…a single mother reading something you’ve written and saying that you changed her life
…a small businessman struggling to maintain sales and having his business 180 after consulting with you,
…your kids one day saying how proud they are of how hard you worked to accomplish your goals.
Be inspired and stay inspired.
Remember that no one’s criticism is harsher than your own.
No matter what anyone says about you and what you’re trying to accomplish, nothing they can be any worse than the things you’ve said to yourself when you’re in the bowels of self-doubt.
If you can shake off your own criticism and forge ahead, you can get over anything that anyone else can say about you.
Read positive books, think positive, surround yourself with positive.
Proverbs 23:7 says “As a man thinks in his heart, so is he.” If you fill your heart (and mind) with negative thoughts of self-doubt, you’ll be a negative, self-doubting person. But if you focus on things that are positive and believe in your ability to achieve, you’ll do that.
For non-Bible believers, a similar quote from Buddha “The mind is everything. What you think you become.” And from the Dalai Lama, “In order to carry a positive action we must develop a positive vision.”
If you do a search for quotes on positive thinking, you’ll see the great writers, thinkers, philosophers, and entrepreneurs repeatedly say focus on the positive.
Think of everything you’ve already accomplished.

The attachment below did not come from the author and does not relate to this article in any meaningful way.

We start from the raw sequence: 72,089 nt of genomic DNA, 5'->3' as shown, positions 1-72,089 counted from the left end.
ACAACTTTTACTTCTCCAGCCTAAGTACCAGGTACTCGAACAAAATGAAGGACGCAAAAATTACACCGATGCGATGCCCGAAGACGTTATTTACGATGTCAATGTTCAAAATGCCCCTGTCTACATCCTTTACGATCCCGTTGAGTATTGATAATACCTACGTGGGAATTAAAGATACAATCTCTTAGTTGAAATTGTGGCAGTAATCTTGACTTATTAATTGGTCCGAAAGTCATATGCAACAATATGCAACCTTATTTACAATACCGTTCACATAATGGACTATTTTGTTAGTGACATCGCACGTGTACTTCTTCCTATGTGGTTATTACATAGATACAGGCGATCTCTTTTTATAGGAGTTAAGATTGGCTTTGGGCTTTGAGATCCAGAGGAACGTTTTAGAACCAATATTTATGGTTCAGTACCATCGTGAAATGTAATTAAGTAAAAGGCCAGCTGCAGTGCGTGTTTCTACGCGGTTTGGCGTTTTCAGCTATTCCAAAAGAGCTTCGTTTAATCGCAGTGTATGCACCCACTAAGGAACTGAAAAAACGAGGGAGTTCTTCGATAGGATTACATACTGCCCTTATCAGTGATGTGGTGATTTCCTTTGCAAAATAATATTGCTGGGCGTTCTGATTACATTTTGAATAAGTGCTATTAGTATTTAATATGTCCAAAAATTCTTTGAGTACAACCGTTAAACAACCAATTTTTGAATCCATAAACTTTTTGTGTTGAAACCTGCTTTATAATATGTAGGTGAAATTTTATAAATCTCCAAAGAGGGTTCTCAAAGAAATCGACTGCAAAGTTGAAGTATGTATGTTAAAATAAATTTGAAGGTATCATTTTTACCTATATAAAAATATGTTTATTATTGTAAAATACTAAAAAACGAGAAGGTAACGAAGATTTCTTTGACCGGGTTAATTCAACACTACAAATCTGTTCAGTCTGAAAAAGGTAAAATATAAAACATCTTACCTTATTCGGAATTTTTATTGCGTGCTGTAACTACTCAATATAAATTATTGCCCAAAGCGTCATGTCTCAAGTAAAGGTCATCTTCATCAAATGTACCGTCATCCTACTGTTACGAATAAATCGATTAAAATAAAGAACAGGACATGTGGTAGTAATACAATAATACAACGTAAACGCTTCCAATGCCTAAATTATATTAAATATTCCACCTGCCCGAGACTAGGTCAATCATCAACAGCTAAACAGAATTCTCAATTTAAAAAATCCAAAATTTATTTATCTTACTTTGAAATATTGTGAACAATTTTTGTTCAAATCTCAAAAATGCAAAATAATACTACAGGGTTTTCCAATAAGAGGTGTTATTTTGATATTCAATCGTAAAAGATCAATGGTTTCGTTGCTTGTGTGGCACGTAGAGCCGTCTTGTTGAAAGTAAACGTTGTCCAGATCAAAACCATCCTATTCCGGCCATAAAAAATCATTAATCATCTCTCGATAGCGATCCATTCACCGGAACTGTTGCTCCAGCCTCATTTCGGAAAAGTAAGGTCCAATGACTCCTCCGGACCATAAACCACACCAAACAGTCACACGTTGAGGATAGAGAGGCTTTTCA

Did you finish college? That’s a feat on it’s own. If you graduated high school, you accomplished more than many people. If you got a GED, it shows dedication to a goal that many people would have given up on.
Instead of focusing on what you haven’t achieved, give yourself credit for the things you have accomplished. It takes hard work to reach any goal and to have achieved what may seem like the smallest objectives shows that you have what it takes to do more.
Be The Little Engine That Could.
It’s one of my least favorite children’s books to read – the sentences are wordy and underpunctuated – but the story of The Little Engine That Could is so motivational, despite it being fiction.
When the toys and dolls needed to get over the hill to the boys and girls and no other engine could or would bother to take them, the little blue engine saved the day by repeating a mantra “I think I can.”
When you’re faced with a task that’s more difficult than you expected or your goals seem so far out of reach, don’t focus on the difficulty, focus on your potential. Believe that you can. Squash the seeds of self-doubt before they have a chance to bloom and work toward the things you want to achieve.